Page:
Turkey’s Audacious Experiment In “Post Modern” Monetary Policy

The recent decision of the Turkish Central Bank to lower rather than to raise interest rates in an risky attempt to quench the inflation flames that many feel are threatening to engulf what some call an “overheating” economy (or here) has lead to a good deal of heart-searching and consternation in the economic and financial press of late. After all, at the end of the day aren’t they doing exactly the opposite of what the text book says they should? Well, as is usual in the realm of the dismal science, all is not exactly what it seems to be. Continue reading

Well, that settles it then

Remarks prepared by European Commission President José Manuel  Barroso for his potentially awkward news conference with Hungarian Prime Minister Viktor Orbán —

Earlier this year, I made clear that it is not only the so-called “federalists” who want to see more economic governance and economic co-ordination in Europe; it is the markets. The markets are demanding more coordination at European level. The markets are sending every day a very clear message that Europe has to work in a more coordinated manner when it comes to economic and financial issues, so it is not a question of utopia or idealism to ask for stronger economic governance and coordination. It is a matter of realism, sound, solid common sense.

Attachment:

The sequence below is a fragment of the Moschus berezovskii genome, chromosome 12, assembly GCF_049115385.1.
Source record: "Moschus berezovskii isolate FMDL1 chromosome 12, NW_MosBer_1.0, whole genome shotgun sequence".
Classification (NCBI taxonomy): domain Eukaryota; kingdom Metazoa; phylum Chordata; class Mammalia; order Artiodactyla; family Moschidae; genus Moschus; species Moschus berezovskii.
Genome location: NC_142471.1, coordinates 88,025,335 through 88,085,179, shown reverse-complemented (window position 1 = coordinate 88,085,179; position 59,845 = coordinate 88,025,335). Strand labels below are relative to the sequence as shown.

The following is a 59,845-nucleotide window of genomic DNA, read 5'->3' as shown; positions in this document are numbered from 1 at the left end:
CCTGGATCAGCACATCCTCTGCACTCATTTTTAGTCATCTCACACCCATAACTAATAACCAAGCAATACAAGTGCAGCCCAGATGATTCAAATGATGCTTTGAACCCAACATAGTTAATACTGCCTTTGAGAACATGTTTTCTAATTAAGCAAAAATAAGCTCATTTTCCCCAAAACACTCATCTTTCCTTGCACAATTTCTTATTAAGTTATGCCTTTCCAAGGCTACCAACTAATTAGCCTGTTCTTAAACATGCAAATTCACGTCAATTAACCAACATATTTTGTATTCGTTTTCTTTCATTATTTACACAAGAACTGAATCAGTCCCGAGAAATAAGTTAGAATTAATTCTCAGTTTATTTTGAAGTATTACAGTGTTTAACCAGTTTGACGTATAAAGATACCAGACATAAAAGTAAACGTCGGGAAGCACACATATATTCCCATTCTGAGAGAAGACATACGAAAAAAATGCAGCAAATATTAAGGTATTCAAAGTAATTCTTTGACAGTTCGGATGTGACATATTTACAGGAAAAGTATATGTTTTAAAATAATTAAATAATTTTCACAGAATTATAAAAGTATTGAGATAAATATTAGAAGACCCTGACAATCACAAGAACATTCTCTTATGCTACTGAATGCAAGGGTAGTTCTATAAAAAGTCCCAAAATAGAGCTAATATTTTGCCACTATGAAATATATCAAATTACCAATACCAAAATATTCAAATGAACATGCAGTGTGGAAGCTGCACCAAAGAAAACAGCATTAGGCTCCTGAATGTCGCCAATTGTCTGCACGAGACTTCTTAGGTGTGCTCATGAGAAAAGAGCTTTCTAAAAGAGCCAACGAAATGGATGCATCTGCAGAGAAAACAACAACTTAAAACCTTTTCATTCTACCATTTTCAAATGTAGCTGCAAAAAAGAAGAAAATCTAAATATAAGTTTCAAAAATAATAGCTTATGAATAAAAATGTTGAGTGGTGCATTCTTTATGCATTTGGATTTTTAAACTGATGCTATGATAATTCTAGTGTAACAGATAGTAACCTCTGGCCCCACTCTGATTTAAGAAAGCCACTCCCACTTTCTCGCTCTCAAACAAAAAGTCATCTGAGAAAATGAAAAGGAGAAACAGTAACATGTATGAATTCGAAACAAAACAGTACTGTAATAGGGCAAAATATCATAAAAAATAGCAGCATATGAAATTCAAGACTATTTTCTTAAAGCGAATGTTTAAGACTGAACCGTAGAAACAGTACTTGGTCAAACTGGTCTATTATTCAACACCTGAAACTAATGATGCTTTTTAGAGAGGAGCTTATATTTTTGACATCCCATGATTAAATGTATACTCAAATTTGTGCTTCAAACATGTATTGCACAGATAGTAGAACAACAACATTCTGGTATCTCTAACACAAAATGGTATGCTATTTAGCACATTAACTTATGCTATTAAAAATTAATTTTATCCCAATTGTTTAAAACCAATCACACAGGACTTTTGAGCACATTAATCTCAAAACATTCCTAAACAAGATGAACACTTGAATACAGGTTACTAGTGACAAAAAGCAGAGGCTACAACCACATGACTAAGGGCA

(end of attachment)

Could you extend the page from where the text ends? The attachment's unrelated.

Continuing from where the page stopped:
Does Mr Barroso really mean to argue that European Union citizens should be willing to surrender more economic autonomy to EU institutions because “the markets” demand it?  You could fry that argument in a referendum, if you had a referendum.

Latvia compared to Iceland: A tale of “The Harder They Come, the Harder They Fall*”

Paul Krugman, Nobel Prize winner in economics 2008, when in need of the antithesis of a role model for economic policy often chooses Latvia. He has been very critical of the insistence of the authorities to maintain the fixed exchange rate when the country faces recession and double-digit unemployment and of course he has a point. For me it is still not clear that the strategy of internal devaluation is better than an external one although I (still, especially if the authorities support it with reform-friendly 2011 and 2012 budgets) support the former. His Riga Mortis piece was fun but this post from 17 December 2010 lacks balance, I think, and certainly deserves some comment. Not to defend Latvia – the reckless boom-time ultra-procyclical fiscal policy in particular is very much the culprit of the current woes as I have argued previously (**) and its effects rightly produces comments and interest from Prof. Krugman and many others. Continue reading